Shepherd’s Pie is quintessential comfort food. All in one dish.
This recipe is as beautiful as it is delicious.
Oh my goodness, how we love homemade Shepherd’s Pie!
SHEPHERD’S PIE IS EASY TO PREPARE AT HOME
The meat filling is loaded with vegetables and aromatics and comes together in about 20 minutes.
Ground lamb is the traditional protein in classic shepherd’s pie, however, you can substitute beef, if you prefer.
Technically, if you use beef instead of lamb, it’s called Cottage Pie. We think lamb works perfectly in the dish.
SHEPHERD’S PIE INCLUDES MEAT AND POTATOES IN ONE DISH
What could be better than a dish that has its meat and potatoes living together in one serving!
When you prepare the whipped potatoes, it may seem like they have a little too much liquid.
Don’t worry, as the dish bakes, they firm up and develop a perfect almost crust-like texture.
Use a 2-quart baking dish (an 11″x 7″ works) for adding the filling.
Carefully spoon the potatoes over the top of the meat and veggie filling.
Make sure to get the potatoes all the way to the side of the dish. This will help to keep the filling from bubbling over, but it’s perfectly fine if some of the juices do bubble up.
USE THE BACK OF A SPOON TO CREATE POTATO WISPS
The back of a large metal spoon or fork is the perfect tool for creating small ‘wisps’ on the whipped potatoes.
As the shepherd’s pie bakes, these wisps will brown slightly, adding to the beautiful appearance and wonderful texture.
Oh, we’re getting so close!
SHEPHERD’S PIE ORIGINATED BRITAIN AND IRELAND
This history of Shepherd’s Pie dates back to 18th Century in Britain and Ireland.
Although it is popular during the cold winter months and certainly on St. Patrick’s Day, it’s so comforting and delicious, we love it year round.
The dish is wonderful fresh out of the oven, but it also make amazing leftovers!
Shepherd’s Pie can easily be made in stages. The meat mixture can certainly be made a day in advance. And the potatoes can, too.
The dish also freezes wonderfully. Simply let thaw, and then bake as you normally would. Or, bake for an additional 45 minutes if no time to thaw.
Shepherd’s Pie is pure comfort and so incredibly satisfying. Prepare for lots of “oohs” and “ah’s” when you place this dish on the table.
Looking for another St. Patrick’s Day favorite dish? Try our authentic Irish Soda Bread!
Shepherd's Pie is truly the ultimate comfort food. What other dish gives you your meat and potatoes all in one pot? The filling is savory and loaded with vegetables and the whipped potatoes bake to perfection in the oven. Beef can be substituted for the ground lamb, but then it's called Cottage Pie. We love lamb! It works perfectly in this iconic dish.
FOR THE MEAT FILLING
- 2 tbsp unsalted butter
- 1 leek white part only, chopped
- 1 medium onion chopped
- 2 medium carrots peeled and chopped (food processor works well)
- 2 cloves garlic minced
- 1 1/2 lbs ground lamb
- 1 tsp Kosher salt
- 1/2 tsp freshly ground black pepper
- 2 tbsp flour
- 1 tbsp tomato paste
- 1 cup beef stock
- 1 tbsp Worcestershire sauce
- 1 tbsp fresh thyme chopped
- 1 tbsp fresh rosemary chopped
- 1/4 tsp ground nutmeg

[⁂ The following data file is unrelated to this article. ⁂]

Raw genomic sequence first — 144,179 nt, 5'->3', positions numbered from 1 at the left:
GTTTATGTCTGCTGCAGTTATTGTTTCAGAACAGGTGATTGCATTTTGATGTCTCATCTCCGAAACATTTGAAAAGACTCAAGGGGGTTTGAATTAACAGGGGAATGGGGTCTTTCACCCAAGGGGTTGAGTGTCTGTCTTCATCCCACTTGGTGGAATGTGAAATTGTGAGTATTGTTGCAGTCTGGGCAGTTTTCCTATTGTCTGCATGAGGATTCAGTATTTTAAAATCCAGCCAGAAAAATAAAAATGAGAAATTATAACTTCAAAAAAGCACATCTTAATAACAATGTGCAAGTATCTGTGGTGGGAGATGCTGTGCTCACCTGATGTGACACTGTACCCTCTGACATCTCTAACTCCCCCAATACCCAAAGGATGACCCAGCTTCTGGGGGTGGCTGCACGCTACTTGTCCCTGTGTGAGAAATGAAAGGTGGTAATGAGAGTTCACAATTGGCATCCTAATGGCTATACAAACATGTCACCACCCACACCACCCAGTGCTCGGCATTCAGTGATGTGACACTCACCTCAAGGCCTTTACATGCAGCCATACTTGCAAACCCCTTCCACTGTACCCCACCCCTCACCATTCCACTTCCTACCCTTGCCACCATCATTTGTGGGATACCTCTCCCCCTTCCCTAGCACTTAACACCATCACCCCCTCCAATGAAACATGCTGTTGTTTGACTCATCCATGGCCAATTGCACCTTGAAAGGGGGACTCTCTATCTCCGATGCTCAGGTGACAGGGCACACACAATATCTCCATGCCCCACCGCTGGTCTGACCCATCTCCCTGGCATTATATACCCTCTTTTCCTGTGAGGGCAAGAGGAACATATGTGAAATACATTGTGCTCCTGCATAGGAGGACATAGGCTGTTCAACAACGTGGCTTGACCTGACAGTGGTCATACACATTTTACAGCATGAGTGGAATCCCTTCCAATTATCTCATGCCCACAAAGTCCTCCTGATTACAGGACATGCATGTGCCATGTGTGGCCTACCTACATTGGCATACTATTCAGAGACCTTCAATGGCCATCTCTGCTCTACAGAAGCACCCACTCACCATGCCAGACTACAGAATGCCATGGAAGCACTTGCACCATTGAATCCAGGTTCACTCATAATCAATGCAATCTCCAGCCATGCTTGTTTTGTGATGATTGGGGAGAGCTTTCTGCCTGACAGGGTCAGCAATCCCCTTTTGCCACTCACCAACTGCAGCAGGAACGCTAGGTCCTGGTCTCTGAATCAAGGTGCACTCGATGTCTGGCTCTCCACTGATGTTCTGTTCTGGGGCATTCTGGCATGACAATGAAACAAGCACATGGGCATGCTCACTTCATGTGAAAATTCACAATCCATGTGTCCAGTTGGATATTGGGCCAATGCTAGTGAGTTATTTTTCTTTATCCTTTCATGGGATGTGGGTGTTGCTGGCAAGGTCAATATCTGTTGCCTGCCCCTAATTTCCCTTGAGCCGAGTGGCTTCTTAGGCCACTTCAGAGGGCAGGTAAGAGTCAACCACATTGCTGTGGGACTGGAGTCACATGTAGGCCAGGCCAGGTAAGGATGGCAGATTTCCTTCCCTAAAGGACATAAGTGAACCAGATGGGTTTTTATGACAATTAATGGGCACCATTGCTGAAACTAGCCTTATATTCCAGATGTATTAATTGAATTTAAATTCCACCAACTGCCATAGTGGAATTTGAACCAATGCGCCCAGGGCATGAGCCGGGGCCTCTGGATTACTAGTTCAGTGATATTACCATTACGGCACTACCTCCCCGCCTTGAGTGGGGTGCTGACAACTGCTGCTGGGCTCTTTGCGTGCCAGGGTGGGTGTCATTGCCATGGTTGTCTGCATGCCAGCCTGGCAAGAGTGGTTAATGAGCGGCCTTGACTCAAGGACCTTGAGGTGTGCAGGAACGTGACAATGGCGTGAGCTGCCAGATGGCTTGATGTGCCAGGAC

- 1/2 cup frozen corn kernels
- 1/2 cup frozen sweet peas
FOR THE POTATOES
- 3 to 4 large russet potatoes about 2 lbs, peeled and quartered
- 1/4 cup half-and-half
- 6 tbsp unsalted butter
- Kosher salt and pepper to taste
- 1 tbsp fresh parsley (optional) chopped, for garnish
MAKE THE MEAT AND VEGGIE FILLING
Melt the 2 tbsp butter in a large skillet over medium-high heat.
Add the leeks, onion, and carrots and cook until softened, about 5 minutes. Add the garlic and cook for about another minute.
Add the lamb to the skillet, breaking it up with the back of a wooden spoon. Cook until just no longer pink. If too much fat has rendered, carefully tip the skillet to one side and use a large spoon to scoop out most of the grease.
Season with salt and pepper.
Sprinkle the flour over the meat and then add the tomato paste, stirring to incorporate into the meat mixture, about 1 minute.
Whisk in the stock and Worcestershire sauce and then add the thyme, rosemary and nutmeg.
Increase heat and bring to a boil. Lower the heat and simmer for 10 minutes, until sauce has thickened somewhat.
MAKE THE POTATO TOPPING
Meanwhile, place the potatoes into a large pot and cover with salted water (about 2 tbsp of salt). Bring to a boil over high heat.
Simmer for 20 minutes, or until potatoes are cooked and easily pierced with the tip of a sharp knife.
Drain and add the potatoes to a large bowl. Add the half-and-half, butter (6 tbsp), salt and pepper, and mash with hand mixer, or potato masher until smooth. Taste and add more salt, if necessary.
ASSEMBLE AND BAKE THE DISH
Pre-heat oven to 375°F.
Stir in the corn and peas into the meat mixture.
Layer the meat mixture into a 2-quart baking dish (11"x7" works well).
Top with the potatoes, spreading them so they touch (and seal) the sides of the dish and are even all over. Use the back of a spoon to smooth and create swirls and little wisps.
Bake for 30 minutes, or until bubbling and the wisps have slightly browned. If you desire the potatoes to brown a little more, place under the broiler (on high) for about 1 to 2 minutes. (Keep an eye on them as broilers vary).
Remove from oven and let rest for 10 minutes on a rack. Garnish with chopped parsley on top, if desired.